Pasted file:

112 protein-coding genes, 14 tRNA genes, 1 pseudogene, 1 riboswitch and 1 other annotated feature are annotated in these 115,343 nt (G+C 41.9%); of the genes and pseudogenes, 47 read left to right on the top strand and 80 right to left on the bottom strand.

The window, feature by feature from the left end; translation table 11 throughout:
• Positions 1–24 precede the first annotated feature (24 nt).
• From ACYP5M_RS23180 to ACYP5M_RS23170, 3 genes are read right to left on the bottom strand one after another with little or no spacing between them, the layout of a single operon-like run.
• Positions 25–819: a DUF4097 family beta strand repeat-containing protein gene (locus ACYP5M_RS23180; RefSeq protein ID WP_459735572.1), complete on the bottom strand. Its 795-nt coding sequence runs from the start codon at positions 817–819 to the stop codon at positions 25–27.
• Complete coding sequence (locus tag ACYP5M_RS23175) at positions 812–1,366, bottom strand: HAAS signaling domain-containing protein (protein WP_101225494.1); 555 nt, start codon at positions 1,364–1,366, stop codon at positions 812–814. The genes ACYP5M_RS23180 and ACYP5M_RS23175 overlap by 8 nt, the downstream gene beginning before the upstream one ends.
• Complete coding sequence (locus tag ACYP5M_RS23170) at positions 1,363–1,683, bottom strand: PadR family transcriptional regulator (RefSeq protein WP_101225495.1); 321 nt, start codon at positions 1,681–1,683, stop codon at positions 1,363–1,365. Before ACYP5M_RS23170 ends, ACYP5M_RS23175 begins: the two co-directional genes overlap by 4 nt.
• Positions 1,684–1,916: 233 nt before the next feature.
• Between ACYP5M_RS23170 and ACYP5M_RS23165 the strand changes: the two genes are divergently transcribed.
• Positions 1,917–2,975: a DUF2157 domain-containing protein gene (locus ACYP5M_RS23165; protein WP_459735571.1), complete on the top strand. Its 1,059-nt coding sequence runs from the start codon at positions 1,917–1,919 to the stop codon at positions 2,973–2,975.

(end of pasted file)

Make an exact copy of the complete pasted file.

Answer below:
112 protein-coding genes, 14 tRNA genes, 1 pseudogene, 1 riboswitch and 1 other annotated feature are annotated in these 115,343 nt (G+C 41.9%); of the genes and pseudogenes, 47 read left to right on the top strand and 80 right to left on the bottom strand.

The window, feature by feature from the left end; translation table 11 throughout:
• Positions 1–24 precede the first annotated feature (24 nt).
• From ACYP5M_RS23180 to ACYP5M_RS23170, 3 genes are read right to left on the bottom strand one after another with little or no spacing between them, the layout of a single operon-like run.
• Positions 25–819: a DUF4097 family beta strand repeat-containing protein gene (locus ACYP5M_RS23180; RefSeq protein ID WP_459735572.1), complete on the bottom strand. Its 795-nt coding sequence runs from the start codon at positions 817–819 to the stop codon at positions 25–27.
• Complete coding sequence (locus tag ACYP5M_RS23175) at positions 812–1,366, bottom strand: HAAS signaling domain-containing protein (protein WP_101225494.1); 555 nt, start codon at positions 1,364–1,366, stop codon at positions 812–814. The genes ACYP5M_RS23180 and ACYP5M_RS23175 overlap by 8 nt, the downstream gene beginning before the upstream one ends.
• Complete coding sequence (locus tag ACYP5M_RS23170) at positions 1,363–1,683, bottom strand: PadR family transcriptional regulator (RefSeq protein WP_101225495.1); 321 nt, start codon at positions 1,681–1,683, stop codon at positions 1,363–1,365. Before ACYP5M_RS23170 ends, ACYP5M_RS23175 begins: the two co-directional genes overlap by 4 nt.
• Positions 1,684–1,916: 233 nt before the next feature.
• Between ACYP5M_RS23170 and ACYP5M_RS23165 the strand changes: the two genes are divergently transcribed.
• Positions 1,917–2,975: a DUF2157 domain-containing protein gene (locus ACYP5M_RS23165; protein WP_459735571.1), complete on the top strand. Its 1,059-nt coding sequence runs from the start codon at positions 1,917–1,919 to the stop codon at positions 2,973–2,975.